Home > Features > Serials >

Brothers-in-arms 3: Azharuddin & Malik – linked by flair, figures, faults & fickle fame

Brothers-in-arms 3: Azharuddin & Malik - linked by flair, figures, faults & fickle fame

Mohammad Azharuddin (L) and Saleem Malik entered the international arena painting dreams with willows that their wristy wizardry transformed into temperamental brushes of impressionist masters. Yet, sadly, both left the game under cloaks of calumny which veiled the splendour that glistened from their ethereal stroke-play © Getty Images & AFP

This is Part 3 of a series in which two different cricketers are paired who could easily be mistaken for siblings in the way they went about their game. Read on for more on the soul-siblings of the gentleman’s game! In this episode, Arunabha Sengupta writes about the two men related by fortune and finesse are Mohammad Azharuddin and Saleem Malik.

They entered the international arena painting dreams with willows that their wristy wizardry transformed into temperamental brushes of impressionist masters. Yet, sadly, both left the game under cloaks of calumny which veiled the splendour that glistened from their ethereal stroke-play.

Born within a couple of months of each other in 1963, their cricketing lives were switched off by questionable snaps of self-righteous fingers that kept pointing accusingly in the late 90s.

Both struck centuries in the first Tests they played, and promised to become the greatest batsmen of their respective lands. Yet they never quite climbed high enough to usurp the beacons of the leading lights, as the aura of both flickered as frequently as they sparkled. Both lorded it over in their backyards, set fire to the Garden of Eden, brought fresh sublime sights and sounds to the stale canned cricketing air of the Old Country, but tiny chinks and crevices in their shining armours became enormous chasms when the action shifted to more dangerous terrain, where the balls darted through chin high, reaching the neighbourhood of the bat at lightning rates.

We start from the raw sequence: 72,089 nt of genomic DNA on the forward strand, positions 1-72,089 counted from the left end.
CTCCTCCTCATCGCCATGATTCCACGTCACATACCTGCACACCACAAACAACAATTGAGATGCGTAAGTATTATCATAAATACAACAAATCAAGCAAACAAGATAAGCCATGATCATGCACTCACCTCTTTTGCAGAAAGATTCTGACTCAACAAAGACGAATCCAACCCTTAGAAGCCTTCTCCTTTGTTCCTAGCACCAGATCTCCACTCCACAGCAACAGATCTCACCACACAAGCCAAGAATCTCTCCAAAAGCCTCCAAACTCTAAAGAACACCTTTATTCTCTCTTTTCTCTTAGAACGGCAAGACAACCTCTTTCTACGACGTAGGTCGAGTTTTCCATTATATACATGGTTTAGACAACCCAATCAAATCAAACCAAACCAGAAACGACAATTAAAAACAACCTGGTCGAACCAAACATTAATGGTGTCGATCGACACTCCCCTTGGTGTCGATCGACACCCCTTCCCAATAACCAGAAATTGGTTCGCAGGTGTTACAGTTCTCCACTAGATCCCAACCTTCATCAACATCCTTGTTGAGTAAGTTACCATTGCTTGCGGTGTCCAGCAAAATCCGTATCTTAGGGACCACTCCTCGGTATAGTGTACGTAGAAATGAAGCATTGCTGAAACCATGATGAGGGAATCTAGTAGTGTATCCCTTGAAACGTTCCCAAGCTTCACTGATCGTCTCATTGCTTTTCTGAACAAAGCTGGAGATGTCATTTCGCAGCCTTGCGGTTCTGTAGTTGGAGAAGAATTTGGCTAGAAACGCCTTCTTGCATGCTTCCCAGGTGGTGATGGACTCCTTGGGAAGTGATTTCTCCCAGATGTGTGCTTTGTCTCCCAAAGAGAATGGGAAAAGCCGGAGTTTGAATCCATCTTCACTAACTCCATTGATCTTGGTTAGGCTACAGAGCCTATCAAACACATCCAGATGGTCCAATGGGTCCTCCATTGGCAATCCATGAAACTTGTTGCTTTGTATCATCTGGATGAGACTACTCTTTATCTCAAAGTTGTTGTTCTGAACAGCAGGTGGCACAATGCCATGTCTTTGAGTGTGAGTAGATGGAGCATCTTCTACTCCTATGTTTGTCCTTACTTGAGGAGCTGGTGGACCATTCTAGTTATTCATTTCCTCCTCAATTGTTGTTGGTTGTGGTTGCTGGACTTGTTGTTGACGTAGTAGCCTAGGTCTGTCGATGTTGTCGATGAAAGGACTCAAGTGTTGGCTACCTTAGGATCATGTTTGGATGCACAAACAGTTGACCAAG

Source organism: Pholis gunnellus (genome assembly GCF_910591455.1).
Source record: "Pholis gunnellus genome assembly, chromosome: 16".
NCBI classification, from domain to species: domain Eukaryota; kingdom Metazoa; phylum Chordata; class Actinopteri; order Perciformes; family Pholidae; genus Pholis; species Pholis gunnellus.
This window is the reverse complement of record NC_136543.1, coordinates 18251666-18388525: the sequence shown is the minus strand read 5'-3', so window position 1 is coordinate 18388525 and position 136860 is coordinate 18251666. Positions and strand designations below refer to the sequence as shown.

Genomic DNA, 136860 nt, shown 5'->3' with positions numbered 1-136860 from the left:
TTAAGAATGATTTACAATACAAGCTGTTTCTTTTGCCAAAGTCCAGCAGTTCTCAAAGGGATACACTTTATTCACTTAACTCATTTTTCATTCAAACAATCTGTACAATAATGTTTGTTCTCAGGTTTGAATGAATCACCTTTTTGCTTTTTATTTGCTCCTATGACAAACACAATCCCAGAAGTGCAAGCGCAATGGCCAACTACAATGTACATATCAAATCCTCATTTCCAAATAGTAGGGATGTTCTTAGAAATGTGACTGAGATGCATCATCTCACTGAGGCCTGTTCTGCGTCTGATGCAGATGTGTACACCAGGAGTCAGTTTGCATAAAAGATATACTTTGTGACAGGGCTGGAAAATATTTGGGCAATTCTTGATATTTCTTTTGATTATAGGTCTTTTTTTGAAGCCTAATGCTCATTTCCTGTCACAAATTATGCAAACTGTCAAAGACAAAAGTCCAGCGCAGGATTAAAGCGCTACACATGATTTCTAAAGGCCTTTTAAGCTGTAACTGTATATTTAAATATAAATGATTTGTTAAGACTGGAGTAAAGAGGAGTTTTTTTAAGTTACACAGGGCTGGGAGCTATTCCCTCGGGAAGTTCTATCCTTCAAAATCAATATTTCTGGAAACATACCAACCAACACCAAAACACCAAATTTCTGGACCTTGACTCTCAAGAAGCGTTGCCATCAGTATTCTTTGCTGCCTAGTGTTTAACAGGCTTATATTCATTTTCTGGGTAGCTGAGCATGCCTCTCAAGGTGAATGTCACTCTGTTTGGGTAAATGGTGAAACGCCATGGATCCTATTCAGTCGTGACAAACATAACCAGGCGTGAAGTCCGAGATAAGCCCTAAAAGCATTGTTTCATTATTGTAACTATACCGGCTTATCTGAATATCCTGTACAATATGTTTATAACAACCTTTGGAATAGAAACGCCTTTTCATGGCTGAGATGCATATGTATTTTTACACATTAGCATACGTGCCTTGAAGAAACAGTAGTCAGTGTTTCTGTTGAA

Mohammad Azharuddin’s emergence was as meteoric as magical, and yet he remained a splendid decoration in the late order whose durability and rigorous use seemed to come second to the august names of Sunil Gavaskar and Dilip Vengsarkar, and later in his career behind a phenomenon called Sachin Tendulkar. Similarly, Saleem Malik was whooshed in, carried by a truckload of promise, but never managed to upstage the might of Zaheer Abbas and Javed Miandad, and afterwards found the area under the spotlight hogged by the giant frame of Inzamam ul Haq.

Yet, many mesmerising memories flit by when we remember the mystic moments conjured by the two men, the intricate finesse and flair forever attached to the oriental craft of batsmanship since the days of Ranjitsinhji.

Azharuddin pierced the field like the golden hilted clippers of the regal couturier making their way through chiffon – before perhaps his own fondness for Armani stripped his baser self to reveal the avaricious Achilles heel.  And Malik’s delicate stroke-making was once described by David Gower as batting with velvet gloves, till off came those luxurious hand-garments and the world believed they saw grubby, money stained palms.

At the wicket both could pick gaps and vacancies where less gifted men saw a veritable army of sentinels. Azharuddin could caress the same ball through a crowded cover field or between two gobsmacked men almost hugging each other at mid-wicket, while Malik could nonchalantly strike sixes over point. While the former cruised through a lifelong honeymoon at the Eden, the latter chose the venue for a whirlwind affair – hitting 72 off 36 balls out of a total of 80 that hurtled forth while he ruled the crease in 1987, leaving Kapil Dev to wonder about ephemeral existence.

Both chose England  and the Englishmen as the country and opponents to inflict some of the unkindest, if glorious, cuts of them all; and both fell from grace and adulation, if rumours and allegations are to be believed, while enticing ‘honourable’ men from two cricketing superpowers of the southern hemisphere.